(b) re-teach yourself after your interview skills atrophy on the job.

Always Ask Questions

A common thread among all of our guest speakers was that they strongly wanted their interviewees to communicate as much as possible. Specifically, they wanted them to ask lots of questions. This applies to both behavioral and technical interviews. In every interview or screening, the person on the other line will say "do you have any questions for me?". The consensus is in: you should always ask questions, never answer "no, I don't have any questions". In a behavioral interview, ask questions to show interest and enthusiasm. In a technical interview, ask clarifying questions to show that you break down and understand problems before you attempt to solve them.

Here are some great example questions to ask:

Behavioral Questions

  • what are some problems the company or team is working on right now?
  • what do you find most rewarding working for x?
  • how does your company or team measure success?
  • I was wondering if you could tell me more about y? (something I researched on your website)

Technical Questions

  • So if I understand this right, you're asking blah blah blah? (repeat back the question in your own words)
  • Is x an example of a typical input? (ask about the expected use cases)
  • Should y be the output in this case? (give example test cases)
  • I can imagine z affecting my strategy a lot, is it okay to ignore this or should I design around it? (troublesome input / edge case)

There Is Only One Way to Practice Whiteboarding

You have to actually practice whiteboarding with someone. It is much harder to improve by yourself. If you don't have any technically-inclined friends (😢), or if can't make your schedules work, consider an online service such as pramp.

Ideally, your friend will play the role of interviewer and know the solution ahead of time, and you are the interviewee, and then you can switch roles and both benefit from it! Give each other constructive feedback.

At the very least, get a mini whiteboard and Cracking the Coding Interview, then set a 30-45 minute timer on your phone, solve a "medium" difficulty problem from LeetCode and rinse-and-repeat.

Explaining Technical Concepts

There is a difference between understanding something for yourself and being able to explain it to someone else. Maybe. Actually, as a teacher, I feel I only truly begin to understand things when I can articulate them to others! But to each their own.

Suddenly, all of your declared knowledge is on the line in an interview. You wrote "Proficient at Ruby on Rails" on your résumé, and now your interviewer is free to ask you to explain anything about Rails, good luck! 😓

I recommend two things to prepare for this:

  1. Try to explain a technical topic to your friends, even if they already know it, or if it is something that is way above their heads. If you don't have developer friends (😢), you can try explaining it to a rubber duck 🦆.
  2. Watch courses. As a teacher, I will watch courses for things that I already know because I want to see how other people, who are good at explaining things, explain things. You can check out courses on udemy with our partner Colt Steele (great explainer-of-things) or even come to Rithm School's free weekly Meetups!

As for what to study, well there are plenty of lists of questions around, but you should also be able to explain any of the skills / tech that you've listed on your résumé.

3. Persevere and Keep Up Your Momentum

As Rithm School co-founder/lead instructor Matt mentioned in a previous blog post, the job search funnel is daunting, time-consuming, and emotionally draining.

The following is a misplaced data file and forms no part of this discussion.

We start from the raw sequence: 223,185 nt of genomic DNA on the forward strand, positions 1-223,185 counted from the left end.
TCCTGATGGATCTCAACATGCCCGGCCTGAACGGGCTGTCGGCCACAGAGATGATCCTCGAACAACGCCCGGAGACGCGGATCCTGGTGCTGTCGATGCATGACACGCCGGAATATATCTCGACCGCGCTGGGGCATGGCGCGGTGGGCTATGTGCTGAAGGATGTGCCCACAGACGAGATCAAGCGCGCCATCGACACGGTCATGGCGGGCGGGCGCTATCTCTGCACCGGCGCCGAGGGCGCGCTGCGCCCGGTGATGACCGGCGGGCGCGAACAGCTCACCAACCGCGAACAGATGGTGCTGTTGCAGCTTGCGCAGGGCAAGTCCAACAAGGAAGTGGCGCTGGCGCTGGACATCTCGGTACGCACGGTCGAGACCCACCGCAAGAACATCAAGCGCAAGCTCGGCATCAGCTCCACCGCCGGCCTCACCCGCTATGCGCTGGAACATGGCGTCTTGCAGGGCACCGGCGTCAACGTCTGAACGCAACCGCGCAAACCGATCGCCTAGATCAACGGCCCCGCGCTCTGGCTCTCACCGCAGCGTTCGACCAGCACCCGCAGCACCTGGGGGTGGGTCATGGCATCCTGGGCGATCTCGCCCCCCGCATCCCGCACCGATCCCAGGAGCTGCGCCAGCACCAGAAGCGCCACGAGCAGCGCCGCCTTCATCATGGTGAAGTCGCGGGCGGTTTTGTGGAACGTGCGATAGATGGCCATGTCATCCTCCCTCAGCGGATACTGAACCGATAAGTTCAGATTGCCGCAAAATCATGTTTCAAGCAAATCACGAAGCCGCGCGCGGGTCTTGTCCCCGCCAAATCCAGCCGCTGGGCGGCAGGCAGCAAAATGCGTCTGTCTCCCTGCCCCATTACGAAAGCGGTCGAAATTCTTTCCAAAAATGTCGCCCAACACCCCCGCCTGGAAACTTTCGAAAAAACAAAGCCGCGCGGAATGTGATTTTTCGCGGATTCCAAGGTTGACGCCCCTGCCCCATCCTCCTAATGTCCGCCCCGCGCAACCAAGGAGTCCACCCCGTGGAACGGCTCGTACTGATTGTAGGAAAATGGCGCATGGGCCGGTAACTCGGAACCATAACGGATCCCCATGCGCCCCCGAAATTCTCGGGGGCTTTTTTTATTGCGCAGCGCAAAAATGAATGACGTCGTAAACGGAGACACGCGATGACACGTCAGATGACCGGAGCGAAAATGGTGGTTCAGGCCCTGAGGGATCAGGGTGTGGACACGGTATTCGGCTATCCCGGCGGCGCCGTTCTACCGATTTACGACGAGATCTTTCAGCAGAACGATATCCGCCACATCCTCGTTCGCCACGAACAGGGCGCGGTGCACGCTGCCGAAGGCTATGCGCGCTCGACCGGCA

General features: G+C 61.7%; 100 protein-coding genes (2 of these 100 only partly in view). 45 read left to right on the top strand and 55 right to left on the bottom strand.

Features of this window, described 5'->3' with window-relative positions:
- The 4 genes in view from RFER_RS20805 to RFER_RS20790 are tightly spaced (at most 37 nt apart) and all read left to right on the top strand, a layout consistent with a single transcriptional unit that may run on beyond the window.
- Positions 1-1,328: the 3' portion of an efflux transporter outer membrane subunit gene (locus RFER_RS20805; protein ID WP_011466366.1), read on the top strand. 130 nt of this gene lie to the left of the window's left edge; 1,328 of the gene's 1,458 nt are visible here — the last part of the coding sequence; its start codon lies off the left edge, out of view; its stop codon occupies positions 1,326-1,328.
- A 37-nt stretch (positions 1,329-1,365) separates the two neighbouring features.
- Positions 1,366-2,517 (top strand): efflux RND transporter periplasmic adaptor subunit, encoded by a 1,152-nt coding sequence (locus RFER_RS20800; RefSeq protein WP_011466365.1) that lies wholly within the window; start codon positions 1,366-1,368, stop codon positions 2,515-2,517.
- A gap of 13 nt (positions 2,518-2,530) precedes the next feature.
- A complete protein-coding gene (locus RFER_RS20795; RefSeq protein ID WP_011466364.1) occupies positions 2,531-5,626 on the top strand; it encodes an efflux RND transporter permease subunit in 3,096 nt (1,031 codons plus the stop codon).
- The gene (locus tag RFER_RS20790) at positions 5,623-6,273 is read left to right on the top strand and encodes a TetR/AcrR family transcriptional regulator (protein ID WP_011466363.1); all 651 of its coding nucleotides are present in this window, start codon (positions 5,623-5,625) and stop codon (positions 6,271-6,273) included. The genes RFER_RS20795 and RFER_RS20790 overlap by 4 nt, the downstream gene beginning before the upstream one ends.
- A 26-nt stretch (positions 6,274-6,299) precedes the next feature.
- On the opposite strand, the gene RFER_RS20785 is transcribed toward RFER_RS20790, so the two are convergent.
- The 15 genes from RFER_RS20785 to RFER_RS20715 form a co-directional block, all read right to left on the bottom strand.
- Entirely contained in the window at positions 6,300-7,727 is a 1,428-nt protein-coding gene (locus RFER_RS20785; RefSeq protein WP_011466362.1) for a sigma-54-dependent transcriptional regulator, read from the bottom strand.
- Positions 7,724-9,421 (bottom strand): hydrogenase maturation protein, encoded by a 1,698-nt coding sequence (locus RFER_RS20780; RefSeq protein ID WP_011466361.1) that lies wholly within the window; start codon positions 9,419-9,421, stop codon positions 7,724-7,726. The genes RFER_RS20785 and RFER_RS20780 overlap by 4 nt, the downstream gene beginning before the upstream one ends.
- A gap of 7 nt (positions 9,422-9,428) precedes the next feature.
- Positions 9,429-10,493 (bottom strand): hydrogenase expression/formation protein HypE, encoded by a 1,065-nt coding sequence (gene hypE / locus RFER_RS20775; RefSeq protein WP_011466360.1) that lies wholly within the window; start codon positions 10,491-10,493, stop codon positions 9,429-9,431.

Two Rithm Students Applying to Jobs

Applying is a Marathon, Not a Sprint

The number one piece of advice here is to brace yourself for a long haul. You cannot predict which jobs will lead to offers. Even if you are a perfect fit, you also have to prove to each individual person in that company's funnel that you are a good fit. AND the company has to keep the position open until you accept your offer. Companies are fickle. It is not uncommon for companies to shut down a job opening for a number of reasons: someone else accepted a position; the team realizes they need someone senior or a different skillset; etc.

Also, all of the engineers we talked to have gotten rejected several times at some points in their careers. Especially for junior engineers, rejection should be considered the default / expected result. It is certainly hard to stay motivated in the face of incessant rejection, especially since developers are stereotypically pessimistic (I mean, how can you be an optimist when typeof null === 'object'?).

There is an upside. Every screen or interview that you pass is progress. Getting a phone call back means you can get more calls. Getting an on-site means you can get more on-sites. Getting more on-sites means you can eventually get an offer. And you will actually get good at passing interviews and on-sites throughout the process. This is why a lot of people end up failing for months, but then suddenly get 2 or more offers. It turns out constant failure can be a great training mechanism, as long as you persevere!

Keep Going Until You Accept an Offer

Finally, I want to emphasize that you should continue applying until you have signed an offer. Your momentum should be like a freight train barreling forward with no brakes until your signature is down 🚂. This is because, if anything at all happens such that your current interviews do not yield offers, you will feel like you're starting from square one at the end of your latest rejection, which is incredibly emotionally-taxing. In fact, one of the best ways to recover from a late-stage rejection is to move on immediately: "at least I have two other interviews next week". This is why momentum is key. Also, in the worst-case scenario you have to turn down companies because you received an offer, which is a great feeling to turn the tables for once and can lead to good connections in the future.

Written by Michael Michael